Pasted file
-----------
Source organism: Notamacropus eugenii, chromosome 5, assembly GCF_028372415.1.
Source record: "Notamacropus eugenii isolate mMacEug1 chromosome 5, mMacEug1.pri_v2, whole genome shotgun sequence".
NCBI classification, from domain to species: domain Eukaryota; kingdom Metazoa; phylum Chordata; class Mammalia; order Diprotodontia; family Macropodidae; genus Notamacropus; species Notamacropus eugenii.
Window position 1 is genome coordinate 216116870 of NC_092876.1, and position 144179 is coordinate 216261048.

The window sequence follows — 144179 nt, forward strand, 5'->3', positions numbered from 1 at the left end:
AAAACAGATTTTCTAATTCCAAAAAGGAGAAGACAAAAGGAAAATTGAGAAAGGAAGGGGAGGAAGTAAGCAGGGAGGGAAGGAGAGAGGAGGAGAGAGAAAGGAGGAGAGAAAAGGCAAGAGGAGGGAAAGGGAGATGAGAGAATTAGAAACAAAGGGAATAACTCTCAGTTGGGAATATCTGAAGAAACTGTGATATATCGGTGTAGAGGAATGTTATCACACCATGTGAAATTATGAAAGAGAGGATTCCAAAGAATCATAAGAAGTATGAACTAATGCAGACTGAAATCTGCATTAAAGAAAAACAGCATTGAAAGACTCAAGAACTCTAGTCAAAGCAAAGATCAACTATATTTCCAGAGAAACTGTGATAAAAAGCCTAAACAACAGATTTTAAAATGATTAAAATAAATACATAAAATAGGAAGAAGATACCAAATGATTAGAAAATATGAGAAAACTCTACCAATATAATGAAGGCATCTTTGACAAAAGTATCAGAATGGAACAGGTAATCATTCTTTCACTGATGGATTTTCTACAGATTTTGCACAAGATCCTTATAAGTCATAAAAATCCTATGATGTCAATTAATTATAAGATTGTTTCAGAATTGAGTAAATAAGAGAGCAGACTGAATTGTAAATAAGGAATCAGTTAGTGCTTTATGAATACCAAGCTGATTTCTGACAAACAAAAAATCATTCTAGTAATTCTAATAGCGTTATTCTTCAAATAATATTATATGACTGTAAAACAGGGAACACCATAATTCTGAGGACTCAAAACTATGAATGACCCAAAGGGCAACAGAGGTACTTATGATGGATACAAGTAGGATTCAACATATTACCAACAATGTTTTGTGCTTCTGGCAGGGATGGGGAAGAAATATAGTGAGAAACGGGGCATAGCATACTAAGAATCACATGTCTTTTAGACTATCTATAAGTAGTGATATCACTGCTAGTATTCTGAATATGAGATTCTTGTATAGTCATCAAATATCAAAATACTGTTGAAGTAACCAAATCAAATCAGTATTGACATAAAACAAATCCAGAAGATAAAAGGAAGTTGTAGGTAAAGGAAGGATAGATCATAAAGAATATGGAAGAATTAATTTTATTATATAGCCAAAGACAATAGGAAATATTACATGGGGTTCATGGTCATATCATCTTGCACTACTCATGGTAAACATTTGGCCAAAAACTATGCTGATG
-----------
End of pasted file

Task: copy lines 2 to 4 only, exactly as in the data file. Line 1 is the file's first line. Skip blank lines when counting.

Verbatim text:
Source record: "Notamacropus eugenii isolate mMacEug1 chromosome 5, mMacEug1.pri_v2, whole genome shotgun sequence".
NCBI classification, from domain to species: domain Eukaryota; kingdom Metazoa; phylum Chordata; class Mammalia; order Diprotodontia; family Macropodidae; genus Notamacropus; species Notamacropus eugenii.
Window position 1 is genome coordinate 216116870 of NC_092876.1, and position 144179 is coordinate 216261048.